Month: March 2020

Funded InCHIP Rapid Response Proposals to Address COVID-19

Please note that this funding mechanism is now closed.

Funded Projects:

  • Keith Bellizzi (Human Development and Family Sciences). “Impact of COVID-19 Pandemic on the Management of Mental Health Conditions among UConn Undergraduate Students.”
  • Saraswathi Bellur (Communication), Rebecca Acabchuk (Psychological Sciences), and Emily Hennessy (Psychological Sciences). “Evaluating UConn Student Well-Being in Response to the COVID-19 Pandemic.”
  • Stacey Brown and Toan Ha (Public Health Sciences). “Assessing the Knowledge, Attitudes, and Resulting Behavior Changes in Response to COVID-19 Among Connecticut Residents.”
  • Lisa Butler (InCHIP) and Phelgona Otieno (Kenya Medical Research Institute). “An Exploratory Study on the Effects of COVID-19 and Associated Social and Economic Changes on HIV-Affected Households in Western Kenya.”
  • Jeffrey Burke and Olivia Derella (Psychological Sciences). “Healthy Transmission of Coping During COVID-19: The Impact of Parents’ Emotional Characteristics on Caregiver and Child Pandemic Response.” In addition to InCHIP, this project is being funded by:
    APSSC Student Research Grant
    UConn Doctoral Dissertation Fellowship
    UConn Julian B. Rotter Fellowship
  • Sandra Chafouleas and Emily Iovino (Educational Psychology). “Understanding Stress and Personal Well-Being Among Primary Caregivers of Children Aged 6 to 18 During COVID-19 Pandemic.”
  • Xiang Chen (Geography), Debarchana Ghosh (Geography), and Marlene Schwartz (Human Development and Family Sciences / Rudd Center for Food Policy & Obesity). “Understanding the Impact of COVID-19 on Food Procurement Behavior and Food Activity Space.”
  • Amanda Denes (Communication) and Talea Cornelius (Columbia University Irving Medical Center). “Exploring the Effects of Social Isolation, Relational Quality, and Communication on Couples’ Physical, Mental, and Relational Health during the COVID-19 Pandemic.”
  • Stephanie Gernant (Pharmacy Practice). “How Has the Most Accessible Healthcare Professional Responded to Social Distancing?”
  • Damion Grasso (Psychiatry). “Examining the Impact of the Coronavirus Pandemic in a Low-Income, Trauma-Exposed Cohort of Women with a High Rate of Posttraumatic Stress During Pregnancy.”
  • Blair T. Johnson (Psychological Sciences) and Mary Bernstein (Sociology). “Gun Violence, the COVID-19 Pandemic, and Community Health.” In addition to InCHIP, this project is being funded by:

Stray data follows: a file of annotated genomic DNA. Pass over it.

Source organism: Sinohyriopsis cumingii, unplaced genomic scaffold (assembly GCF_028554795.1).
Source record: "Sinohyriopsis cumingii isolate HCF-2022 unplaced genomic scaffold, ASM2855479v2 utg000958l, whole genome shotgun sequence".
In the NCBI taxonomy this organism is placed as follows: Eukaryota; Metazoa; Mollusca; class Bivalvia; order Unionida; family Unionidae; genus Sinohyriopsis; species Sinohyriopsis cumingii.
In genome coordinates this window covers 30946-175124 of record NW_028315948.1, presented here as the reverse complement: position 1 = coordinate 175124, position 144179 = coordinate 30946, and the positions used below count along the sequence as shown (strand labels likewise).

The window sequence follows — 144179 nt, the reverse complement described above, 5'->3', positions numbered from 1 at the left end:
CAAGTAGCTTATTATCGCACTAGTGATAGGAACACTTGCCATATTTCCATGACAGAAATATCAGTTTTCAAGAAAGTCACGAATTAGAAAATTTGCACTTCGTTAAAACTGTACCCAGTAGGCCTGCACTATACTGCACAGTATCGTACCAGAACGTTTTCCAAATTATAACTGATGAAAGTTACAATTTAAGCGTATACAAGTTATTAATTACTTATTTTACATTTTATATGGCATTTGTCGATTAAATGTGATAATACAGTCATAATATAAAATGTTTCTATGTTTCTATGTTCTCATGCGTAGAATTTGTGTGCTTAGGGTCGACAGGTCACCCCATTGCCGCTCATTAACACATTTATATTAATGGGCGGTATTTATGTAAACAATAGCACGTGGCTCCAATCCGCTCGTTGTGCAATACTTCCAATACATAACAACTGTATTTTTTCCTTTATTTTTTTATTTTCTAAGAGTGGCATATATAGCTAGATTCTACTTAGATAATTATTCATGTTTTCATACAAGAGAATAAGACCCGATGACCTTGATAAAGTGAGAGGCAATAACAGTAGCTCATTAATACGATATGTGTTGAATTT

2019 CLAS Interdisciplinary Pilot Grant Program (with Co-PI Kun Chen, Statistics)
    The Bennett Fund for Innovative Education in Health and Society
  • Kenneth Lachlan and Stephen Stifano (Communication). “Examining Attributions of Blame Associated with the COVID-19 Pandemic.”
  • Eva Lefkowitz (Human Development and Family Sciences). “LGBTQ+ College Students’ Living Arrangements and Well-Being during the COVID-19 Pandemic.”
  • Kevin Manning and David Steffens (Psychiatry). “Change in Older Adults’ Depression, Anxiety, and Social Support in Response to the COVID-19 Pandemic.”
  • Carla Rash (Medicine; Calhoun Cardiology Center) and Jeremiah Weinstock (Saint Louis University: Psychology). “Changes in Gambling Behavior Due to COVID-19.”
  • Beth Russell (Human Development and Family Sciences), Crystal Park (Psychological Sciences), and Michael Fendrich (School of Social Work). “Evaluating the Impact of COVID-19 on Young Adults’ Stress, Coping, and Substance Use Behavior.”
  • Natalie Shook (Nursing). “Predictors and Consequences of Preventative Health Behaviors during the COVID-19 Pandemic.”
  • Sara Stifano, Katrina Webber, Shardé Davis, and Stephen Stifano (Communication). “Stayin’ Alive: Using the Health Belief Model to Understand Persons’ of Color Intentions to Wear Masks during the COVID-19 Pandemic.”
  • Howard Tennen (Public Health Sciences) and Marcella Boynton (UNC Chapel Hill’s School of Medicine). “Development and Testing of Effective Message Elements to Encourage Social Distancing Behaviors.”
  • Sarah Willen (Anthropology), Abigail Fisher Williamson (Trinity College: Political Science and Public Policy & Law), and Katherine Mason (Brown University: Anthropology). “Pandemic Journaling in the Era of COVID-19: Launching a Collaborative Archive + Health Intervention.” In addition to InCHIP, this project is being funded by:
    Global Affairs
    School of Fine Arts
    School of Social Work
    Asian and Asian American Studies Institute
    Center for Judaic Studies and Contemporary Jewish Life
    Human Rights Institute
    Humanities Institute
    El Instituto
    Research Program on Global Health & Human Rights at HRI